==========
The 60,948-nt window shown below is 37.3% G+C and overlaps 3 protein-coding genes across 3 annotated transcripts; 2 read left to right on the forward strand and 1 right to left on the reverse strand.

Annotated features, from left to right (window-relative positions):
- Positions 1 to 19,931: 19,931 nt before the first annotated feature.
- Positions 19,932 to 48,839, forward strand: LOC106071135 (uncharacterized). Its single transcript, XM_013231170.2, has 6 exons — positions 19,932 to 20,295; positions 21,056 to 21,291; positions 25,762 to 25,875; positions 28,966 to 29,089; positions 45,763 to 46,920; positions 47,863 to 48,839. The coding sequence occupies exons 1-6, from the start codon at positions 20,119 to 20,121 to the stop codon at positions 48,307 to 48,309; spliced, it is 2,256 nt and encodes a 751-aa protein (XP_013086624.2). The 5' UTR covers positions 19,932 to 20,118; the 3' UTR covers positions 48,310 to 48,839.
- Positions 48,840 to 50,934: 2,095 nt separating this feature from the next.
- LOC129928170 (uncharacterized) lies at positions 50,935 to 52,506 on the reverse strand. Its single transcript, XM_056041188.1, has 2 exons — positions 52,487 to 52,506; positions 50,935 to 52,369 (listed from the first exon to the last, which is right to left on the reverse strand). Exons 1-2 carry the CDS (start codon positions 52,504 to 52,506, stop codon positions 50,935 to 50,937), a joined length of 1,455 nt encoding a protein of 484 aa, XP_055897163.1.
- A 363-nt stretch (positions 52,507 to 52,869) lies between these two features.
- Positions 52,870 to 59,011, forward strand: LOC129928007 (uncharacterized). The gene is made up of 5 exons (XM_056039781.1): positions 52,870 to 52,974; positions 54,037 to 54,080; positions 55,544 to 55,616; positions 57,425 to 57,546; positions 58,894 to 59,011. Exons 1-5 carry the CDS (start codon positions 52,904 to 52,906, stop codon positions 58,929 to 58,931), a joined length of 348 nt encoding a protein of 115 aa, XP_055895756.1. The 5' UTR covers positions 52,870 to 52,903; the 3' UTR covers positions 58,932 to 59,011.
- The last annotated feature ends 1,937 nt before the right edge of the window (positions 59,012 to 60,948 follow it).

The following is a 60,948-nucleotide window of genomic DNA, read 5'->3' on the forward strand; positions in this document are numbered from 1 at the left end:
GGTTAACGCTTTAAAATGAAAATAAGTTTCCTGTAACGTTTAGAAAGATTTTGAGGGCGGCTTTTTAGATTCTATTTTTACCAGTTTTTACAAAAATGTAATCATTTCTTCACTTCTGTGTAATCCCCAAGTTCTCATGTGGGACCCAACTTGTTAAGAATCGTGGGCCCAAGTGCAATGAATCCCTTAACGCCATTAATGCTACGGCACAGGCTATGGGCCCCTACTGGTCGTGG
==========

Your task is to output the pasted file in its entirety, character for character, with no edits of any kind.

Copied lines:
The 60,948-nt window shown below is 37.3% G+C and overlaps 3 protein-coding genes across 3 annotated transcripts; 2 read left to right on the forward strand and 1 right to left on the reverse strand.

Annotated features, from left to right (window-relative positions):
- Positions 1 to 19,931: 19,931 nt before the first annotated feature.
- Positions 19,932 to 48,839, forward strand: LOC106071135 (uncharacterized). Its single transcript, XM_013231170.2, has 6 exons — positions 19,932 to 20,295; positions 21,056 to 21,291; positions 25,762 to 25,875; positions 28,966 to 29,089; positions 45,763 to 46,920; positions 47,863 to 48,839. The coding sequence occupies exons 1-6, from the start codon at positions 20,119 to 20,121 to the stop codon at positions 48,307 to 48,309; spliced, it is 2,256 nt and encodes a 751-aa protein (XP_013086624.2). The 5' UTR covers positions 19,932 to 20,118; the 3' UTR covers positions 48,310 to 48,839.
- Positions 48,840 to 50,934: 2,095 nt separating this feature from the next.
- LOC129928170 (uncharacterized) lies at positions 50,935 to 52,506 on the reverse strand. Its single transcript, XM_056041188.1, has 2 exons — positions 52,487 to 52,506; positions 50,935 to 52,369 (listed from the first exon to the last, which is right to left on the reverse strand). Exons 1-2 carry the CDS (start codon positions 52,504 to 52,506, stop codon positions 50,935 to 50,937), a joined length of 1,455 nt encoding a protein of 484 aa, XP_055897163.1.
- A 363-nt stretch (positions 52,507 to 52,869) lies between these two features.
- Positions 52,870 to 59,011, forward strand: LOC129928007 (uncharacterized). The gene is made up of 5 exons (XM_056039781.1): positions 52,870 to 52,974; positions 54,037 to 54,080; positions 55,544 to 55,616; positions 57,425 to 57,546; positions 58,894 to 59,011. Exons 1-5 carry the CDS (start codon positions 52,904 to 52,906, stop codon positions 58,929 to 58,931), a joined length of 348 nt encoding a protein of 115 aa, XP_055895756.1. The 5' UTR covers positions 52,870 to 52,903; the 3' UTR covers positions 58,932 to 59,011.
- The last annotated feature ends 1,937 nt before the right edge of the window (positions 59,012 to 60,948 follow it).

The following is a 60,948-nucleotide window of genomic DNA, read 5'->3' on the forward strand; positions in this document are numbered from 1 at the left end:
GGTTAACGCTTTAAAATGAAAATAAGTTTCCTGTAACGTTTAGAAAGATTTTGAGGGCGGCTTTTTAGATTCTATTTTTACCAGTTTTTACAAAAATGTAATCATTTCTTCACTTCTGTGTAATCCCCAAGTTCTCATGTGGGACCCAACTTGTTAAGAATCGTGGGCCCAAGTGCAATGAATCCCTTAACGCCATTAATGCTACGGCACAGGCTATGGGCCCCTACTGGTCGTGG